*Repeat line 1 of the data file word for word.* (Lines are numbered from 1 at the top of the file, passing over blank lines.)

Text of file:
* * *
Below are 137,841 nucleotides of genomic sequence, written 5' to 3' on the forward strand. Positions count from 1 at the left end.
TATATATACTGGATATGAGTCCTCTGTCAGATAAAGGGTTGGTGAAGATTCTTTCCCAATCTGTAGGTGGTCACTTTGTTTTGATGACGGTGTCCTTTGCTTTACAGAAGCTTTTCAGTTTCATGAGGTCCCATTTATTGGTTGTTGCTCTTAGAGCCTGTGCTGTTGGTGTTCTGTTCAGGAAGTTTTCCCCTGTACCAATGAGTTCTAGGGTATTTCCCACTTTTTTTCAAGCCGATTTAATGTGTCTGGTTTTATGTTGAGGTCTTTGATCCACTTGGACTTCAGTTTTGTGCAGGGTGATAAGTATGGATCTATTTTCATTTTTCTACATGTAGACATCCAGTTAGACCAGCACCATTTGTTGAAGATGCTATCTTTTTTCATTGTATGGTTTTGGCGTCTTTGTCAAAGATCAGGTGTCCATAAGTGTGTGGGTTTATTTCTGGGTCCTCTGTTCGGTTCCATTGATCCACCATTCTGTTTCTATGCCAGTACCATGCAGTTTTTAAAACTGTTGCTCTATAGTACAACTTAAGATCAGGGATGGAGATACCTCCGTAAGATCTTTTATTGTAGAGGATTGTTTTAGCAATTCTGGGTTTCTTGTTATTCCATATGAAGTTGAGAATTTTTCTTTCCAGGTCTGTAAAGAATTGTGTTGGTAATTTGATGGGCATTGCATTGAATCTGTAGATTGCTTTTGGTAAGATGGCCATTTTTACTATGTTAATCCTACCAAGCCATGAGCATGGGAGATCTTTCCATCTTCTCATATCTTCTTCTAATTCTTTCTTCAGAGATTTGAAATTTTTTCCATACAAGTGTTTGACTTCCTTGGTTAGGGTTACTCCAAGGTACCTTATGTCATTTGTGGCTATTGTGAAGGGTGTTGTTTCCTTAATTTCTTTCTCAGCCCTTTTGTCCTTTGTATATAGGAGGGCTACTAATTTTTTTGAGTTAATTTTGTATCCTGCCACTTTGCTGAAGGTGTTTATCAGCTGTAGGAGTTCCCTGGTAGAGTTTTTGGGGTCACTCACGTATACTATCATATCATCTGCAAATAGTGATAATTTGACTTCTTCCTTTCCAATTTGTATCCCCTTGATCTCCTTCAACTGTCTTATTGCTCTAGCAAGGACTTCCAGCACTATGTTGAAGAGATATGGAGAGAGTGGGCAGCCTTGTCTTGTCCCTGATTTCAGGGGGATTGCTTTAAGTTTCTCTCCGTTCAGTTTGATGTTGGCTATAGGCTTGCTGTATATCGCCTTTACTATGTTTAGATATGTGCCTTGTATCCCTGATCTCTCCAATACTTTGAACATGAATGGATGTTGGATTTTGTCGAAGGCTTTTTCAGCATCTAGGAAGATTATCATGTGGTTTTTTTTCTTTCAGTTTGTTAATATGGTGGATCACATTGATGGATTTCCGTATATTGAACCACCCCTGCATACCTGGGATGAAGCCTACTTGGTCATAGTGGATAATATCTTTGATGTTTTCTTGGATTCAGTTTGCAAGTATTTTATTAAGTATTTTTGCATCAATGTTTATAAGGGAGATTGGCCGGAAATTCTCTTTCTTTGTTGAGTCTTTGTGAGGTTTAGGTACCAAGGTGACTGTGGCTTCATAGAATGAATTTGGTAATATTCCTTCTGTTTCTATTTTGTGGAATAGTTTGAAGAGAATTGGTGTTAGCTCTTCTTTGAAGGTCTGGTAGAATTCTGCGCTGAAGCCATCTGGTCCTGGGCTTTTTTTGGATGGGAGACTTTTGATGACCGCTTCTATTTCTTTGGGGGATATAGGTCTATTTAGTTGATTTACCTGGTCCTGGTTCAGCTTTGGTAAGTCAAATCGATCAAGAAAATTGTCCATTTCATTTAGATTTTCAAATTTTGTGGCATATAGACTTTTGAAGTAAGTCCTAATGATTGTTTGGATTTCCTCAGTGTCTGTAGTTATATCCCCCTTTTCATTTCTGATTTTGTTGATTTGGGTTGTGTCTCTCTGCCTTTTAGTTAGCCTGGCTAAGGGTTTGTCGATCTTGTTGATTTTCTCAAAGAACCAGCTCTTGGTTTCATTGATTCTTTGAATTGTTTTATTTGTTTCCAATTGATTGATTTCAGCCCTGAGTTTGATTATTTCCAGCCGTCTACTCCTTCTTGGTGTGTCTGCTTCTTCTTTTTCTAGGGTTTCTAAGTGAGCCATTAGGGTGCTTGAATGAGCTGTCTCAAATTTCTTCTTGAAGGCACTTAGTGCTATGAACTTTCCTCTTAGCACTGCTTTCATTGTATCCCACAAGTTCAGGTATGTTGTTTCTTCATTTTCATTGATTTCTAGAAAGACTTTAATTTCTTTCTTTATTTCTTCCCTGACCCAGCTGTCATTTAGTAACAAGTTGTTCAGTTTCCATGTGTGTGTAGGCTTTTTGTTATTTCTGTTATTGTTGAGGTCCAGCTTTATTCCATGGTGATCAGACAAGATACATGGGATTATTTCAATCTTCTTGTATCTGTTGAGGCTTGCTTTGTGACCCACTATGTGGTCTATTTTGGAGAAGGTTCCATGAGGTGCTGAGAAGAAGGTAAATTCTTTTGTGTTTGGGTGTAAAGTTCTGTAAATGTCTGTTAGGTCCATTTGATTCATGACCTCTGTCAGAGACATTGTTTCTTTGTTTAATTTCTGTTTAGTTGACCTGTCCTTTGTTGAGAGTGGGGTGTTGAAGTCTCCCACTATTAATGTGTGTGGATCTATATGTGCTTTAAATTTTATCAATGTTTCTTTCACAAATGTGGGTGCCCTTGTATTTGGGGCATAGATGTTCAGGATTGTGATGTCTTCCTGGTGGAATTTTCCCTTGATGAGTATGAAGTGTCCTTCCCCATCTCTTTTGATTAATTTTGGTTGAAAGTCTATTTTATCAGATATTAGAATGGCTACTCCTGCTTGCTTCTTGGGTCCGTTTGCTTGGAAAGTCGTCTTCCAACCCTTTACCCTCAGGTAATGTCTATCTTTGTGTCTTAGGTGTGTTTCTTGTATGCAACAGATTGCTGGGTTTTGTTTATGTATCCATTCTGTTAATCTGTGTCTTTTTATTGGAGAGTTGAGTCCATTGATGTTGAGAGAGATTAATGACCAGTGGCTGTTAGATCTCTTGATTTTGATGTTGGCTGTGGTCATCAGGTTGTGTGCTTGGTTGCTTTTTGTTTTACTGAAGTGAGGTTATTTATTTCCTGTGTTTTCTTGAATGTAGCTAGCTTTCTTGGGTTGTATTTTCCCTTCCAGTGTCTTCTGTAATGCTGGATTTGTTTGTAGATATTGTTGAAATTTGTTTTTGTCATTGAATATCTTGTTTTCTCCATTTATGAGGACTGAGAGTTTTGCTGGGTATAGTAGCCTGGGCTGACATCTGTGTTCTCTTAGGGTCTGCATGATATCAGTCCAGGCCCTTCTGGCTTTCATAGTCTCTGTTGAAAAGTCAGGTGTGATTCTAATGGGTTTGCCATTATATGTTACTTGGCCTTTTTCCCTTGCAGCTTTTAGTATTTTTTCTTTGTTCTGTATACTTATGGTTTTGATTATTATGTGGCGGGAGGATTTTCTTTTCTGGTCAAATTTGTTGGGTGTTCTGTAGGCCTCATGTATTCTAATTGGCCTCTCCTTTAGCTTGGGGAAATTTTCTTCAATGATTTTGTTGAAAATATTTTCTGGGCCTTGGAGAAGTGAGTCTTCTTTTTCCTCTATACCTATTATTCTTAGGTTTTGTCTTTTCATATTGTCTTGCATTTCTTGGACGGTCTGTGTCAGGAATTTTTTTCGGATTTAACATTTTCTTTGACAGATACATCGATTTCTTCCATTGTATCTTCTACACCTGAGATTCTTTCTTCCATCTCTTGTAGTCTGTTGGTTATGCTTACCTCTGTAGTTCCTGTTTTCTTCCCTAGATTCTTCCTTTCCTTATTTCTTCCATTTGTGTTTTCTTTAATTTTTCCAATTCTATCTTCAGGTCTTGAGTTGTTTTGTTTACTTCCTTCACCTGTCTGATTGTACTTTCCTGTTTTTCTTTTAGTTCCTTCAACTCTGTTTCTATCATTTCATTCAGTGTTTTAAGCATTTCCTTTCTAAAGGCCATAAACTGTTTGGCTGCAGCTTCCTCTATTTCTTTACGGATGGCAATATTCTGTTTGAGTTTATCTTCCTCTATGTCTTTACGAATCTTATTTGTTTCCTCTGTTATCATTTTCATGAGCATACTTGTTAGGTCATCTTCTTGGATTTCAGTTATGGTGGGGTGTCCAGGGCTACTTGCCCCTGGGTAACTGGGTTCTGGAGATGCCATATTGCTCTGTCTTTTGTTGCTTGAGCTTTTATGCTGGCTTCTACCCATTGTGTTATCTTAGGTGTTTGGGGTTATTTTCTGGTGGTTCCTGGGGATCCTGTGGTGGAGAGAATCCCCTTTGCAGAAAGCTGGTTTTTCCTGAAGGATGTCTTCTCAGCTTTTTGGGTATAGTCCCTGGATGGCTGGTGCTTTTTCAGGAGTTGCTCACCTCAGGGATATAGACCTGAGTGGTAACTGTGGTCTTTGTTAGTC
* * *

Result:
Below are 137,841 nucleotides of genomic sequence, written 5' to 3' on the forward strand. Positions count from 1 at the left end.